Rosa Parks on the school bus
Last week, 40-year-old Ohio mother Kelley Williams-Bolar was released after serving nine days in jail on a felony conviction for tampering with records. Williams-Bolar's offense? Lying about her address so her two daughters, zoned to the lousy Akron city schools, could attend better schools in the neighboring Copley-Fairlawn district.
Williams-Bolar has become a cause cÃ©lÃ¨bre in a case that crosses traditional ideological bounds. African American activists are outraged, asking: Would a white mother face the same punishment for trying to get her kids a better education? (Answer: No.)
Meanwhile, conservatives view the case as evidence of the need for broader school choice. What does it say when parents' options are so limited that they commit felonies to avoid terrible schools? Commentator Kyle Olson and others across the political spectrum have called this "a Rosa Parks moment for education."
For me, the case struck an additional nerve. As a young teacher nearly two decades ago, I taught bilingual first grade in Houston. Some of my students were in this country illegally; by my third year, a number of them also lived outside the school and district zone. Given their substandard neighborhood options, some parents drove 30 minutes or more each way just so their kids could be in my class. I was supportive of, and flattered by, their efforts. These were good parents, doing the best they could for their families.
In this country, if you are middle or upper class, you have school choice. You can, and probably do, choose your home based on the quality of local schools. Or you can opt out of the system by scraping together the funds for a parochial school.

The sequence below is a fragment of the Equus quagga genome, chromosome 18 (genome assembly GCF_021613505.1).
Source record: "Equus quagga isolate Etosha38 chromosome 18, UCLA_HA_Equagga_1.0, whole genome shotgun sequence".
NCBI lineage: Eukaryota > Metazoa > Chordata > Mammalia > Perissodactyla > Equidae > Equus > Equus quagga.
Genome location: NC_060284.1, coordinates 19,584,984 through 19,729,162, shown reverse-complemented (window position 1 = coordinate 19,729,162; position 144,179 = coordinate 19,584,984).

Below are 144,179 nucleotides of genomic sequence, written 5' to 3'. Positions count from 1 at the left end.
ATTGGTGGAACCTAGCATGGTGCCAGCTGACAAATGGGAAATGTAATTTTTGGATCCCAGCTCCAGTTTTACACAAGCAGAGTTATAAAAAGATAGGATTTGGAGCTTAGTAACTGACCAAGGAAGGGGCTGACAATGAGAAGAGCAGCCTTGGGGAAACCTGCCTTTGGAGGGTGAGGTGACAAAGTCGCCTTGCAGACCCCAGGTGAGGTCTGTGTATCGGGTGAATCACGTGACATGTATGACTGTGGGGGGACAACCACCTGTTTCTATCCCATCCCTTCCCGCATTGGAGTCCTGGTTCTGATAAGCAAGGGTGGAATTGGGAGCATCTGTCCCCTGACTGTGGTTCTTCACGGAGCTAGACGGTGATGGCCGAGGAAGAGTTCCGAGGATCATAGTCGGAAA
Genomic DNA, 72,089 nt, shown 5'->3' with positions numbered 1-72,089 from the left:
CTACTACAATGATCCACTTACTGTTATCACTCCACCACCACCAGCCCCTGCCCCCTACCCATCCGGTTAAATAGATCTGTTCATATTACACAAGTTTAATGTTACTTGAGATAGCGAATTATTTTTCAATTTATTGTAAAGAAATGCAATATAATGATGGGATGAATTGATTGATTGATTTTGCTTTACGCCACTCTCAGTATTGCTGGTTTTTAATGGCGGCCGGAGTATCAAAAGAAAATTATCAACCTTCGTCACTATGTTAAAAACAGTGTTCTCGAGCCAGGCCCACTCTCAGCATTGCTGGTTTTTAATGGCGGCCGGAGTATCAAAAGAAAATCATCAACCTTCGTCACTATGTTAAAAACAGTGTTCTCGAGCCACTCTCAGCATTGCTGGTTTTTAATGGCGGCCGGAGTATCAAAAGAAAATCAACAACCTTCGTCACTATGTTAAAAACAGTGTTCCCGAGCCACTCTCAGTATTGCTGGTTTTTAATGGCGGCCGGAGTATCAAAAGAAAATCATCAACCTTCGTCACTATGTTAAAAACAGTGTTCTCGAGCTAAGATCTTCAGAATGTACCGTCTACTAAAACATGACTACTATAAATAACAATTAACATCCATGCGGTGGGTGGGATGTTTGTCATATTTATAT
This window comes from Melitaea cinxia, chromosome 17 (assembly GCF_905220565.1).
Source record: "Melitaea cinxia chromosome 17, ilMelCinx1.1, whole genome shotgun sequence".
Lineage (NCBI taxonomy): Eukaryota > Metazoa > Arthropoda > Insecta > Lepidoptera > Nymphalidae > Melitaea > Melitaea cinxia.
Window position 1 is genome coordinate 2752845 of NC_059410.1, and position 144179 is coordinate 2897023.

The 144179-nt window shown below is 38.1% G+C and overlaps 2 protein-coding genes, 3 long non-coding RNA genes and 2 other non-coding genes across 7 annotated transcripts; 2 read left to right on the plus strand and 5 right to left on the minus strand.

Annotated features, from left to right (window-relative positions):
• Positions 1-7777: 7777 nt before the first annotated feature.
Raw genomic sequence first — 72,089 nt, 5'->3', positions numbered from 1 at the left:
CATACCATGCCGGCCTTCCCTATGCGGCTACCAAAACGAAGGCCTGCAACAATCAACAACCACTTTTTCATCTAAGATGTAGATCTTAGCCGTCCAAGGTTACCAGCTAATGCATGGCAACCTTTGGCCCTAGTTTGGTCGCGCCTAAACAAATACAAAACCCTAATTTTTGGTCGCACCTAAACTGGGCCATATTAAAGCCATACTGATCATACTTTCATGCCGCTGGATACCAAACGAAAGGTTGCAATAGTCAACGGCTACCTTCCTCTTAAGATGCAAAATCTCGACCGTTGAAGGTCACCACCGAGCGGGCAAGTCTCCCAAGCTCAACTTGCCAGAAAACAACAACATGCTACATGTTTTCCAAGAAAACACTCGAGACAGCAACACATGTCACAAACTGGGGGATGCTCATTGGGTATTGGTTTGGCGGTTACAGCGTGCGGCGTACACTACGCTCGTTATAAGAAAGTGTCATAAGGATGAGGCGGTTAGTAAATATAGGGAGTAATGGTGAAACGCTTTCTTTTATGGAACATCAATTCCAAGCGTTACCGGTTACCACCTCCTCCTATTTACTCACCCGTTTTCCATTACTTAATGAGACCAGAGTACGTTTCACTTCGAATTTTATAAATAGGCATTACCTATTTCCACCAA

But if you are poor, you're out of luck, subject to the generally anti-choice bureaucracy. Hoping to win the lottery into an open enrollment "choice" school in your district? Good luck. How about a high-performing charter school? Sure - if your state doesn't limit their numbers and funding like most states do. And vouchers? Hiss! You just touched a political third rail.
Williams-Bolar lived in subsidized housing and was trapped in a failed system. In a Kafkaesque twist, she was taking college-level courses to become a teacher herself - a dream she now will never realize as a convicted felon. It's America's version of the hungry man stealing bread to feed his family, only to have his hand cut off as punishment.
The intellectual argument against school choice is thin and generally propagated by people with myriad options. If we let the most astute families opt out of neighborhood schools, the thinking goes, those schools lose the best parents and the best students. The children stuck behind in failing schools really get hurt.
But kids are getting hurt right now, every day, in ways that take years to play out but limit their life prospects as surgically as many segregation-era laws. We can debate whether lying on school paperwork is the same as refusing to move to the back of the bus, but the harsh reality is this: We may have done away with Jim Crow laws, but we have a Jim Crow public education system.
As Dan Domenech of the American Association of School Administrators told NPR last week, "The correlation between student achievement and Zip code is 100 percent. The quality of education you receive is entirely predictable based on where you live." And where you live in America today depends largely on income and race.
Consider the recent results from a test of 15-year-olds around the world. Headlines noted the embarrassing American mediocrity (31st out of 65 countries in math, with scores below the international average). Even worse, our results are profoundly segregated by race. White and Asian Americans are still in the upper echelon. But African American and Latino students lag near the bottom quartile of world standards. As we think about our game plan to "win the future," our black and Latino students won't be competing with China and Finland - they're on track to scrap it out with Bulgaria and Mexico.
Some on the left will say this is the pernicious result of poverty. Solve poverty, and you solve the Zip-code-equals-outcomes issue. Some on the right will blame culture. Stop teenage pregnancy and crime, and the outcomes look different.
Like millions of parents hoping to do right by their kids, Kelley Williams-Bolar thought that schools were the answer. She didn't have the luxury of waiting a generation while intellectuals argue about poverty or culture. She looked at her options, she looked at the law and she looked at her children. Then she made a choice.
What would you have done?
Kevin Huffman, winner of The Post's 2009 America's Next Great Pundit Contest, is executive vice president of public affairs at Teach for America.